How to turn a Bose SoundLink Mini into a white noise machine

Continuing our series of re-purposing Bose SoundLink speakers, today’s post is about how to use a Bluetooth speaker (such as the popular Bose SoundLink Mini) as a white noise machine!

If you have a Bluetooth speaker laying around and you want to use it as a white noise machine, read on!

Previously: How to use your Bose SoundLink Mini as a soundbar for your TV

This is the speaker I use as a white noise machine, but the techniques I describe in this article can work with virtually any speaker.

When our first baby was born 3 months ago, we quickly realized that white noise helped her (and us) fall asleep and stay that way in our small apartment where everyone can hear everyone else. I have several dedicated white noise machines (my favorite is the LectroFan Jr.) but I thought, why not turn the Bose SoundLink Mini into a white noise machine, too? It’s not like I’m using it for music while I’m trying to get myself or the baby to sleep.

Turns out, this was easy to do – and there’s quite a few ways to do it.

(Don’t feel like you have to do it this way or you have to have this exact equipment – I just didn’t want to be vague and refer to features that may or may not exist on specific Bluetooth speakers.)

What speakers does this work with?

I wrote these steps for the SoundLink Mini because that’s what I use, but there’s really nothing particularly special about it. If you have a speaker with AUX in or Bluetooth pairing capabilities, then one or more of the techniques in this article should work for you.

Since most people want to play white noise for hours on end (ie: overnight), you’ll want your phone plugged in to a power source if you’re streaming over Bluetooth or you’ll want to stream over WiFi so your phone’s audio isn’t tied up (explained more further down in this article). Also, if your speaker is portable and rechargeable, you’ll want keep the speaker plugged in or on its base so that it doesn’t die in the middle of the night.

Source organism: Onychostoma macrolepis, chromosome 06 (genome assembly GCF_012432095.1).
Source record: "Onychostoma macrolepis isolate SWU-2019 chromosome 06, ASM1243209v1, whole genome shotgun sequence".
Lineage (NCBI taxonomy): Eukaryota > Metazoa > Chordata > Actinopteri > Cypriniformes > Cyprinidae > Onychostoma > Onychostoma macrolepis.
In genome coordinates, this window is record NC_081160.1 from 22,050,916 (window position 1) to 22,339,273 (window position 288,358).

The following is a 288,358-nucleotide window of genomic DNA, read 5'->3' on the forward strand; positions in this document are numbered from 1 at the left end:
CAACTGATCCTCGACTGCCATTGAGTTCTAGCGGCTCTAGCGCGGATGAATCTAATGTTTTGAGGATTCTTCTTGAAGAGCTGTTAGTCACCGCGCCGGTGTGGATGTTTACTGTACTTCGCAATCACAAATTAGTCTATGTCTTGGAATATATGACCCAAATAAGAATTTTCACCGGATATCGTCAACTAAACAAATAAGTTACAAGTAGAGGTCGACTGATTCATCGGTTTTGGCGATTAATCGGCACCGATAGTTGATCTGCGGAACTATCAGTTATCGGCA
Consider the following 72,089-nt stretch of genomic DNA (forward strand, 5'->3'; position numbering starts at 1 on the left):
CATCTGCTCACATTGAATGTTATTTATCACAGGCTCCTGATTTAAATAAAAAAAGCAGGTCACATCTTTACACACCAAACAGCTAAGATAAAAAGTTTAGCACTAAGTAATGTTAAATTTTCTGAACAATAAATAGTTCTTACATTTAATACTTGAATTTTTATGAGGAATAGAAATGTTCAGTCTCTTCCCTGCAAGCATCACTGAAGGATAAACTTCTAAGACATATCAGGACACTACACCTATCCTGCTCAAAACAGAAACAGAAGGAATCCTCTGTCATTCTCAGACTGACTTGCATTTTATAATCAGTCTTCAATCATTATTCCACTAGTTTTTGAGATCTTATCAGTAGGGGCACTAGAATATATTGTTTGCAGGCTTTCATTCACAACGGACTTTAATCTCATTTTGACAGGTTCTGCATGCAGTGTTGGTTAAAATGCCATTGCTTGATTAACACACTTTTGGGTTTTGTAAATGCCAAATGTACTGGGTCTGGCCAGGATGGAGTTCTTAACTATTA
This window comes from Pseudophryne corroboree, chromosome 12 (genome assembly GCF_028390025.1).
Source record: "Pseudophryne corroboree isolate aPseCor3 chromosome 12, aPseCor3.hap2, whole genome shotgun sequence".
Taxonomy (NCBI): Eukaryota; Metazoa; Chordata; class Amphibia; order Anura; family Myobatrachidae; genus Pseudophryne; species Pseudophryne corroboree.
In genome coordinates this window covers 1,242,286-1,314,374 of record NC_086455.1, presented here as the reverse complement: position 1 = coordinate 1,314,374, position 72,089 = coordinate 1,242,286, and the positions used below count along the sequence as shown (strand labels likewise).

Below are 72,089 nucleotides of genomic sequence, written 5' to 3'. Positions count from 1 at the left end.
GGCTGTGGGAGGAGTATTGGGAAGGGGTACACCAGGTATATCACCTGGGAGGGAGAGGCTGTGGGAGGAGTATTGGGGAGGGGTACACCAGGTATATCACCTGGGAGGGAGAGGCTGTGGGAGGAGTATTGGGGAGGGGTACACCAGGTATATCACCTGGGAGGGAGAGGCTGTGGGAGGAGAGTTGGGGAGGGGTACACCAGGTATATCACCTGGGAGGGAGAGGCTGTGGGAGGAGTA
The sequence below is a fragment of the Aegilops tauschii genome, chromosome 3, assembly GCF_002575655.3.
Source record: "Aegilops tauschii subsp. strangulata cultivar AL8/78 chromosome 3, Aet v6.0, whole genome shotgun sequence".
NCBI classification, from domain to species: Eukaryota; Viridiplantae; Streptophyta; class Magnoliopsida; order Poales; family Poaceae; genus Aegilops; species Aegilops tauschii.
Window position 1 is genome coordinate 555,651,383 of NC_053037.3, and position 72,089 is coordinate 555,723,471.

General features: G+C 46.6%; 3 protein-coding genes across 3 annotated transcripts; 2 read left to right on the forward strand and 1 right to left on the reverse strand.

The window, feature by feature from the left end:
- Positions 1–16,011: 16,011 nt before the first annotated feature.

Technique #1: Stream to the SoundLink over WiFi with an Echo Dot and Spotify Connect

I think this is the best approach. It’s “set it and forget it”, versatile, and easy to use. You don’t have to leave your phone near the speaker or tie up its audio output. However, this technique works only if you have access to a WiFi network, so it’s great for home but not so great for travel. You’ll need an Echo Dot to give the SoundLink WiFi capabilities, since the SoundLink speaker can’t connect to WiFi on its own.

This is my default setup for playing music and white noise over my SoundLink Mini.

What you need

This setup looks complicated compared to the others, but it’s great because you can just stream from an online service (such as Spotify, Amazon Music, Apple Music, etc) to your speaker without having to tie up your phone’s audio output, draining your phone battery on Bluetooth, having to keep your phone near the speaker, or having any issues with the Bluetooth connection cutting in and out.

To get a setup like mine:

  1. Set up a Spotify playlist of one white noise “song” and set it to loop. This is my Spotify “white noise” playlist
  2. Hook up an Amazon Echo Dot to your Bose SoundLink Mini (via an AUX cable) to give the SoundLink speaker WiFi capabilities. (If you’re trying to stream to a speaker that has built-in WiFi connectivity like a Sonos PLAY:1, you can skip the Echo Dot middleman part.)
  3. Turn on the speaker
  4. Set it to AUX input
  5. Open the Spotify app and select the white noise playlist
  6. Hit play and set the Device to your Echo Dot

The SoundLink does not have WiFi connectivity by itself; you have to hook it up to something like an Echo Dot to give it that power.


  • Easy to set up and use
  • Streaming over WiFi doesn’t drain phone battery like Bluetooth would
  • Can still use phone for calls, watching junk on Facebook, recording videos of your pets or kids, etc while the white noise is going
  • No Bluetooth dropout from interference
  • Control volume from your phone (or any device with Spotify on your WiFi network)
  • Play/Pause from your phone (or any device with Spotify on your WiFi network)
  • Easily switch to music when you’re done with the white noise
  • Don’t have to keep phone near speaker
  • You get all the fun features of Amazon’s Alexa


  • Requires an Echo Dot to make the Bose SoundLink Mini into a WiFi speaker
  • Not travel friendly: having to bring a Dot and pair it with WiFi in every hotel would be annoying
  • Streaming over WiFi isn’t 100% perfect – I still hear the occasional dropout, though far less on WiFi than over Bluetooth. Some days it goes for hours without a cutout, so it might just come down to connection quality.

This approach isn’t ideal for travel, since you’d have to bring your Echo Dot with and get everything on the WiFi network wherever you go (assuming there even is one).

Technique #2: Stream to the SoundLink over Bluetooth from your phone